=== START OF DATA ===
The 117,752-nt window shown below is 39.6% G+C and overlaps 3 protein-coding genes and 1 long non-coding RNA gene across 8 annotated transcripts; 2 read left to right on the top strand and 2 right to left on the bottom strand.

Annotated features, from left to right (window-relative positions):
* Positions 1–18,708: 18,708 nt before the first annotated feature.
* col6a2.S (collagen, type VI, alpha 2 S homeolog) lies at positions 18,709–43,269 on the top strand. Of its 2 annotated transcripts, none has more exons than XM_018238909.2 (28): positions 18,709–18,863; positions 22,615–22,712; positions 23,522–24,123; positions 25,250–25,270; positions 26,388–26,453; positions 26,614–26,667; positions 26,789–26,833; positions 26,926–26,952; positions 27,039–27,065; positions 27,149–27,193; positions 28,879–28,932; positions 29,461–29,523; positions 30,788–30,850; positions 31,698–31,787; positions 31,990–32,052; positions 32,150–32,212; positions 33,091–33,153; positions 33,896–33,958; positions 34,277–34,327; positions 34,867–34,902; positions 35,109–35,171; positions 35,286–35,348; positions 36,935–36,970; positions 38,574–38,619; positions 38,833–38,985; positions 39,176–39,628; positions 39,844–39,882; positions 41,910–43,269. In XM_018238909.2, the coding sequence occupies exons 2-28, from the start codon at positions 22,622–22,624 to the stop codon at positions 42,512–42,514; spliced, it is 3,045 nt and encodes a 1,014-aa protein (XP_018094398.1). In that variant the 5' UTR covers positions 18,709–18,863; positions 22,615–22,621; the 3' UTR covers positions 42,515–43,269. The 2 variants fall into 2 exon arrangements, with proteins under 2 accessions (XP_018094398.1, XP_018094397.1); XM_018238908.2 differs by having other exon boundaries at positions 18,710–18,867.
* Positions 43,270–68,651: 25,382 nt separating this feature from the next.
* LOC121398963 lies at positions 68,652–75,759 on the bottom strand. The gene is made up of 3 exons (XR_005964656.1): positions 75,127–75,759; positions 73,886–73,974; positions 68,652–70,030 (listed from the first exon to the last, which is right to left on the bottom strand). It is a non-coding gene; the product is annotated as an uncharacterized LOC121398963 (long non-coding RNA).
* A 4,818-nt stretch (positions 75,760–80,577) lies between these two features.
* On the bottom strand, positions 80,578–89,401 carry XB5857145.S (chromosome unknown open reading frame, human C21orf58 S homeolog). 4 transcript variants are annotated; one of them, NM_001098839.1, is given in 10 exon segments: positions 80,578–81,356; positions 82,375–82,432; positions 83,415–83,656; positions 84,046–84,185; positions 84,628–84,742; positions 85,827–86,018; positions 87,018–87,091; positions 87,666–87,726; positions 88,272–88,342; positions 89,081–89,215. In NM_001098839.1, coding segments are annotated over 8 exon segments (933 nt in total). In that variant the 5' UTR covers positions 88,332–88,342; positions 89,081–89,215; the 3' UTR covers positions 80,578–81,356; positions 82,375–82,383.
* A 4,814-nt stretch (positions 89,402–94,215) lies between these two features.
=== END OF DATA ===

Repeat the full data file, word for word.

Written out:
The 117,752-nt window shown below is 39.6% G+C and overlaps 3 protein-coding genes and 1 long non-coding RNA gene across 8 annotated transcripts; 2 read left to right on the top strand and 2 right to left on the bottom strand.

Annotated features, from left to right (window-relative positions):
* Positions 1–18,708: 18,708 nt before the first annotated feature.
* col6a2.S (collagen, type VI, alpha 2 S homeolog) lies at positions 18,709–43,269 on the top strand. Of its 2 annotated transcripts, none has more exons than XM_018238909.2 (28): positions 18,709–18,863; positions 22,615–22,712; positions 23,522–24,123; positions 25,250–25,270; positions 26,388–26,453; positions 26,614–26,667; positions 26,789–26,833; positions 26,926–26,952; positions 27,039–27,065; positions 27,149–27,193; positions 28,879–28,932; positions 29,461–29,523; positions 30,788–30,850; positions 31,698–31,787; positions 31,990–32,052; positions 32,150–32,212; positions 33,091–33,153; positions 33,896–33,958; positions 34,277–34,327; positions 34,867–34,902; positions 35,109–35,171; positions 35,286–35,348; positions 36,935–36,970; positions 38,574–38,619; positions 38,833–38,985; positions 39,176–39,628; positions 39,844–39,882; positions 41,910–43,269. In XM_018238909.2, the coding sequence occupies exons 2-28, from the start codon at positions 22,622–22,624 to the stop codon at positions 42,512–42,514; spliced, it is 3,045 nt and encodes a 1,014-aa protein (XP_018094398.1). In that variant the 5' UTR covers positions 18,709–18,863; positions 22,615–22,621; the 3' UTR covers positions 42,515–43,269. The 2 variants fall into 2 exon arrangements, with proteins under 2 accessions (XP_018094398.1, XP_018094397.1); XM_018238908.2 differs by having other exon boundaries at positions 18,710–18,867.
* Positions 43,270–68,651: 25,382 nt separating this feature from the next.
* LOC121398963 lies at positions 68,652–75,759 on the bottom strand. The gene is made up of 3 exons (XR_005964656.1): positions 75,127–75,759; positions 73,886–73,974; positions 68,652–70,030 (listed from the first exon to the last, which is right to left on the bottom strand). It is a non-coding gene; the product is annotated as an uncharacterized LOC121398963 (long non-coding RNA).
* A 4,818-nt stretch (positions 75,760–80,577) lies between these two features.
* On the bottom strand, positions 80,578–89,401 carry XB5857145.S (chromosome unknown open reading frame, human C21orf58 S homeolog). 4 transcript variants are annotated; one of them, NM_001098839.1, is given in 10 exon segments: positions 80,578–81,356; positions 82,375–82,432; positions 83,415–83,656; positions 84,046–84,185; positions 84,628–84,742; positions 85,827–86,018; positions 87,018–87,091; positions 87,666–87,726; positions 88,272–88,342; positions 89,081–89,215. In NM_001098839.1, coding segments are annotated over 8 exon segments (933 nt in total). In that variant the 5' UTR covers positions 88,332–88,342; positions 89,081–89,215; the 3' UTR covers positions 80,578–81,356; positions 82,375–82,383.
* A 4,814-nt stretch (positions 89,402–94,215) lies between these two features.